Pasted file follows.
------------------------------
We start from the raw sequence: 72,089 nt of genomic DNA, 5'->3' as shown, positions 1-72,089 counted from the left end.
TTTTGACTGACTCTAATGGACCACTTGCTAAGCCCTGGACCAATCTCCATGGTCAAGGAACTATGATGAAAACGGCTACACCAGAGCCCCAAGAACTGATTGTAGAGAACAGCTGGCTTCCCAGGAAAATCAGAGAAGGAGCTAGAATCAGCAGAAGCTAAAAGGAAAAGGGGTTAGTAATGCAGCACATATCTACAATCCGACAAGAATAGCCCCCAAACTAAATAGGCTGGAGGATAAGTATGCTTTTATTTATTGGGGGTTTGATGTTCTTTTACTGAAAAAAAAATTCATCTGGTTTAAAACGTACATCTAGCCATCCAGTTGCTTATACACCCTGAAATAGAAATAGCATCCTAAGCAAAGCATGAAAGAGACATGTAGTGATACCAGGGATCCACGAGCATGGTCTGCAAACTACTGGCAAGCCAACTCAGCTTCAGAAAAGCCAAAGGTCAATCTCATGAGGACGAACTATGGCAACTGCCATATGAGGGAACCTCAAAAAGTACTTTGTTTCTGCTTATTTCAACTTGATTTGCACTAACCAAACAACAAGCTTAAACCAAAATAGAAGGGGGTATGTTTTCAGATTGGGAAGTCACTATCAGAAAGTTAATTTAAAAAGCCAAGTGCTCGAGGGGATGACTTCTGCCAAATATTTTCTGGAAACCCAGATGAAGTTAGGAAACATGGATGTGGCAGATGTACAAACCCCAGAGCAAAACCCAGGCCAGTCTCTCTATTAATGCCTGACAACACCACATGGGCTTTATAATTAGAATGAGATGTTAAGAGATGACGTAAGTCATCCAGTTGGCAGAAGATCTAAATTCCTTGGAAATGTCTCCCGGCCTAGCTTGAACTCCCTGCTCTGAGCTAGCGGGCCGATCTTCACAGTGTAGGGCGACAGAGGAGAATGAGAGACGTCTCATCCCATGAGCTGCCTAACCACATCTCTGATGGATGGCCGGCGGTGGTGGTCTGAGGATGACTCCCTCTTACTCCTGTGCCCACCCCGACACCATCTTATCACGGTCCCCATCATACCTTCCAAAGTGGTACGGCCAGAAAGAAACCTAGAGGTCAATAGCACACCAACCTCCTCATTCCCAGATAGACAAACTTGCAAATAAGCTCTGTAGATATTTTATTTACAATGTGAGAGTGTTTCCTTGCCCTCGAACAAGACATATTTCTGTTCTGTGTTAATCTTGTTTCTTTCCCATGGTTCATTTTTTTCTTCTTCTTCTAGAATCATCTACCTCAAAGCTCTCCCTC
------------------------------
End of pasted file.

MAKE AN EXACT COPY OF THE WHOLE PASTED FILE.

We start from the raw sequence: 72,089 nt of genomic DNA, 5'->3' as shown, positions 1-72,089 counted from the left end.
TTTTGACTGACTCTAATGGACCACTTGCTAAGCCCTGGACCAATCTCCATGGTCAAGGAACTATGATGAAAACGGCTACACCAGAGCCCCAAGAACTGATTGTAGAGAACAGCTGGCTTCCCAGGAAAATCAGAGAAGGAGCTAGAATCAGCAGAAGCTAAAAGGAAAAGGGGTTAGTAATGCAGCACATATCTACAATCCGACAAGAATAGCCCCCAAACTAAATAGGCTGGAGGATAAGTATGCTTTTATTTATTGGGGGTTTGATGTTCTTTTACTGAAAAAAAAATTCATCTGGTTTAAAACGTACATCTAGCCATCCAGTTGCTTATACACCCTGAAATAGAAATAGCATCCTAAGCAAAGCATGAAAGAGACATGTAGTGATACCAGGGATCCACGAGCATGGTCTGCAAACTACTGGCAAGCCAACTCAGCTTCAGAAAAGCCAAAGGTCAATCTCATGAGGACGAACTATGGCAACTGCCATATGAGGGAACCTCAAAAAGTACTTTGTTTCTGCTTATTTCAACTTGATTTGCACTAACCAAACAACAAGCTTAAACCAAAATAGAAGGGGGTATGTTTTCAGATTGGGAAGTCACTATCAGAAAGTTAATTTAAAAAGCCAAGTGCTCGAGGGGATGACTTCTGCCAAATATTTTCTGGAAACCCAGATGAAGTTAGGAAACATGGATGTGGCAGATGTACAAACCCCAGAGCAAAACCCAGGCCAGTCTCTCTATTAATGCCTGACAACACCACATGGGCTTTATAATTAGAATGAGATGTTAAGAGATGACGTAAGTCATCCAGTTGGCAGAAGATCTAAATTCCTTGGAAATGTCTCCCGGCCTAGCTTGAACTCCCTGCTCTGAGCTAGCGGGCCGATCTTCACAGTGTAGGGCGACAGAGGAGAATGAGAGACGTCTCATCCCATGAGCTGCCTAACCACATCTCTGATGGATGGCCGGCGGTGGTGGTCTGAGGATGACTCCCTCTTACTCCTGTGCCCACCCCGACACCATCTTATCACGGTCCCCATCATACCTTCCAAAGTGGTACGGCCAGAAAGAAACCTAGAGGTCAATAGCACACCAACCTCCTCATTCCCAGATAGACAAACTTGCAAATAAGCTCTGTAGATATTTTATTTACAATGTGAGAGTGTTTCCTTGCCCTCGAACAAGACATATTTCTGTTCTGTGTTAATCTTGTTTCTTTCCCATGGTTCATTTTTTTCTTCTTCTTCTAGAATCATCTACCTCAAAGCTCTCCCTC